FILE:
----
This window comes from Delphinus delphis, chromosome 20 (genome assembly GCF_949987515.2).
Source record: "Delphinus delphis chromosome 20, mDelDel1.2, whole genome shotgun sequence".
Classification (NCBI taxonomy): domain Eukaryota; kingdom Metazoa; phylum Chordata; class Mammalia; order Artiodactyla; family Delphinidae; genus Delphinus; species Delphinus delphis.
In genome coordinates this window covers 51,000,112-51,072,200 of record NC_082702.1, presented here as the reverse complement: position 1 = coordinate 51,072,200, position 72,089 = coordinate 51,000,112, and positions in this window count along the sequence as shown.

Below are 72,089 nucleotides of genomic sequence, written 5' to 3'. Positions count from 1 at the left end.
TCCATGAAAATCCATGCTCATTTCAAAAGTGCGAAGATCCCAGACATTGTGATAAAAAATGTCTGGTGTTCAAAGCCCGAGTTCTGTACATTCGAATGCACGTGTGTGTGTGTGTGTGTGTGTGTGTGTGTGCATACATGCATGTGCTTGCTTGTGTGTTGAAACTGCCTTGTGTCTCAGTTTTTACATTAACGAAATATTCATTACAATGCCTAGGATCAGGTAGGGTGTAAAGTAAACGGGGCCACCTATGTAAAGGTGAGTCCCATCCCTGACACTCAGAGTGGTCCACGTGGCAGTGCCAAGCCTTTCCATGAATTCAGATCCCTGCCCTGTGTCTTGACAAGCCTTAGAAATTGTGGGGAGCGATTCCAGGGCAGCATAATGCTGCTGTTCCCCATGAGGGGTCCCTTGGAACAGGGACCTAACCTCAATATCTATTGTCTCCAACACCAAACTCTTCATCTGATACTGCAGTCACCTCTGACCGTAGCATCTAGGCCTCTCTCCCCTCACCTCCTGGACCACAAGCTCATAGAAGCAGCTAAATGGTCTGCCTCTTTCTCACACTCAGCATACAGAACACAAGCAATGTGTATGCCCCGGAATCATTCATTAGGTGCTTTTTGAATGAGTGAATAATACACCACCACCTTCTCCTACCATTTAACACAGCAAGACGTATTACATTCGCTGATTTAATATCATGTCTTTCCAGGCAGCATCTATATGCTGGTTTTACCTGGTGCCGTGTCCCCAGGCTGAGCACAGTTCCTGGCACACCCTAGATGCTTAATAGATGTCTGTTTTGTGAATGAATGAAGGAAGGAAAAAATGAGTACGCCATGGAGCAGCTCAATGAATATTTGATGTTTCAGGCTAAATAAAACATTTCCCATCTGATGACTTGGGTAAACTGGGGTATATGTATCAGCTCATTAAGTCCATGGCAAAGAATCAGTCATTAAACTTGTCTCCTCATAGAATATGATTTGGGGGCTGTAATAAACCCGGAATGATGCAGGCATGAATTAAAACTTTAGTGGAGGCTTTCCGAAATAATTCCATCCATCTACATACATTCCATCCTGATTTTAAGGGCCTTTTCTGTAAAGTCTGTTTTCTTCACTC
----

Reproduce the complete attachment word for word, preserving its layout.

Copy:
This window comes from Delphinus delphis, chromosome 20 (genome assembly GCF_949987515.2).
Source record: "Delphinus delphis chromosome 20, mDelDel1.2, whole genome shotgun sequence".
Classification (NCBI taxonomy): domain Eukaryota; kingdom Metazoa; phylum Chordata; class Mammalia; order Artiodactyla; family Delphinidae; genus Delphinus; species Delphinus delphis.
In genome coordinates this window covers 51,000,112-51,072,200 of record NC_082702.1, presented here as the reverse complement: position 1 = coordinate 51,072,200, position 72,089 = coordinate 51,000,112, and positions in this window count along the sequence as shown.

Below are 72,089 nucleotides of genomic sequence, written 5' to 3'. Positions count from 1 at the left end.
TCCATGAAAATCCATGCTCATTTCAAAAGTGCGAAGATCCCAGACATTGTGATAAAAAATGTCTGGTGTTCAAAGCCCGAGTTCTGTACATTCGAATGCACGTGTGTGTGTGTGTGTGTGTGTGTGTGTGTGCATACATGCATGTGCTTGCTTGTGTGTTGAAACTGCCTTGTGTCTCAGTTTTTACATTAACGAAATATTCATTACAATGCCTAGGATCAGGTAGGGTGTAAAGTAAACGGGGCCACCTATGTAAAGGTGAGTCCCATCCCTGACACTCAGAGTGGTCCACGTGGCAGTGCCAAGCCTTTCCATGAATTCAGATCCCTGCCCTGTGTCTTGACAAGCCTTAGAAATTGTGGGGAGCGATTCCAGGGCAGCATAATGCTGCTGTTCCCCATGAGGGGTCCCTTGGAACAGGGACCTAACCTCAATATCTATTGTCTCCAACACCAAACTCTTCATCTGATACTGCAGTCACCTCTGACCGTAGCATCTAGGCCTCTCTCCCCTCACCTCCTGGACCACAAGCTCATAGAAGCAGCTAAATGGTCTGCCTCTTTCTCACACTCAGCATACAGAACACAAGCAATGTGTATGCCCCGGAATCATTCATTAGGTGCTTTTTGAATGAGTGAATAATACACCACCACCTTCTCCTACCATTTAACACAGCAAGACGTATTACATTCGCTGATTTAATATCATGTCTTTCCAGGCAGCATCTATATGCTGGTTTTACCTGGTGCCGTGTCCCCAGGCTGAGCACAGTTCCTGGCACACCCTAGATGCTTAATAGATGTCTGTTTTGTGAATGAATGAAGGAAGGAAAAAATGAGTACGCCATGGAGCAGCTCAATGAATATTTGATGTTTCAGGCTAAATAAAACATTTCCCATCTGATGACTTGGGTAAACTGGGGTATATGTATCAGCTCATTAAGTCCATGGCAAAGAATCAGTCATTAAACTTGTCTCCTCATAGAATATGATTTGGGGGCTGTAATAAACCCGGAATGATGCAGGCATGAATTAAAACTTTAGTGGAGGCTTTCCGAAATAATTCCATCCATCTACATACATTCCATCCTGATTTTAAGGGCCTTTTCTGTAAAGTCTGTTTTCTTCACTC